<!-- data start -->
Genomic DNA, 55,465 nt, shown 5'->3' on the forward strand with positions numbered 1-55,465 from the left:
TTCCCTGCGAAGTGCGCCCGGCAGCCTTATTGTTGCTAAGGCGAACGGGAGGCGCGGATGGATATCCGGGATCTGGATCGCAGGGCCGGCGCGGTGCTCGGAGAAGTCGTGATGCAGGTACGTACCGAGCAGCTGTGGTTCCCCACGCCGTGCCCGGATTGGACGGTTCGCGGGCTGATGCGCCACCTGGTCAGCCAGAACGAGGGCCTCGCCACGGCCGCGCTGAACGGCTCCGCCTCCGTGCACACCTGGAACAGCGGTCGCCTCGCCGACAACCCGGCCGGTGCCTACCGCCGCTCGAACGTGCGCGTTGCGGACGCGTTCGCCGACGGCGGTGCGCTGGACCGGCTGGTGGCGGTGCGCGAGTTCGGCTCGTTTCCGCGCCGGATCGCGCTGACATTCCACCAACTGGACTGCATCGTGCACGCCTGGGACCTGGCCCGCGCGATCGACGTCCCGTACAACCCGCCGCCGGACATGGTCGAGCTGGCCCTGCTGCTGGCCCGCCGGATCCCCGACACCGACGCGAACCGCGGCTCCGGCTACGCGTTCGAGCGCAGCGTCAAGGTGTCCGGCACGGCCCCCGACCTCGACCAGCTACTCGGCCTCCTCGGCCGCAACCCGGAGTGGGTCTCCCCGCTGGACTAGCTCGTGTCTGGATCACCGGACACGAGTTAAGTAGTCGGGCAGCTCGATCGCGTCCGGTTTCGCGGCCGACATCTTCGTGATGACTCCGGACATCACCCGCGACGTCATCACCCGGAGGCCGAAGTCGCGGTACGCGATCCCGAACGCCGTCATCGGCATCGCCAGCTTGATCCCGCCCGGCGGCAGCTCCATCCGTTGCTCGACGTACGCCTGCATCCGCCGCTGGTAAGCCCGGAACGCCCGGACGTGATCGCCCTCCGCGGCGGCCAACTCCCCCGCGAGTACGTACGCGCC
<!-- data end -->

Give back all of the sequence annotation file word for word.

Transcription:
Genomic DNA, 55,465 nt, shown 5'->3' on the forward strand with positions numbered 1-55,465 from the left:
TTCCCTGCGAAGTGCGCCCGGCAGCCTTATTGTTGCTAAGGCGAACGGGAGGCGCGGATGGATATCCGGGATCTGGATCGCAGGGCCGGCGCGGTGCTCGGAGAAGTCGTGATGCAGGTACGTACCGAGCAGCTGTGGTTCCCCACGCCGTGCCCGGATTGGACGGTTCGCGGGCTGATGCGCCACCTGGTCAGCCAGAACGAGGGCCTCGCCACGGCCGCGCTGAACGGCTCCGCCTCCGTGCACACCTGGAACAGCGGTCGCCTCGCCGACAACCCGGCCGGTGCCTACCGCCGCTCGAACGTGCGCGTTGCGGACGCGTTCGCCGACGGCGGTGCGCTGGACCGGCTGGTGGCGGTGCGCGAGTTCGGCTCGTTTCCGCGCCGGATCGCGCTGACATTCCACCAACTGGACTGCATCGTGCACGCCTGGGACCTGGCCCGCGCGATCGACGTCCCGTACAACCCGCCGCCGGACATGGTCGAGCTGGCCCTGCTGCTGGCCCGCCGGATCCCCGACACCGACGCGAACCGCGGCTCCGGCTACGCGTTCGAGCGCAGCGTCAAGGTGTCCGGCACGGCCCCCGACCTCGACCAGCTACTCGGCCTCCTCGGCCGCAACCCGGAGTGGGTCTCCCCGCTGGACTAGCTCGTGTCTGGATCACCGGACACGAGTTAAGTAGTCGGGCAGCTCGATCGCGTCCGGTTTCGCGGCCGACATCTTCGTGATGACTCCGGACATCACCCGCGACGTCATCACCCGGAGGCCGAAGTCGCGGTACGCGATCCCGAACGCCGTCATCGGCATCGCCAGCTTGATCCCGCCCGGCGGCAGCTCCATCCGTTGCTCGACGTACGCCTGCATCCGCCGCTGGTAAGCCCGGAACGCCCGGACGTGATCGCCCTCCGCGGCGGCCAACTCCCCCGCGAGTACGTACGCGCC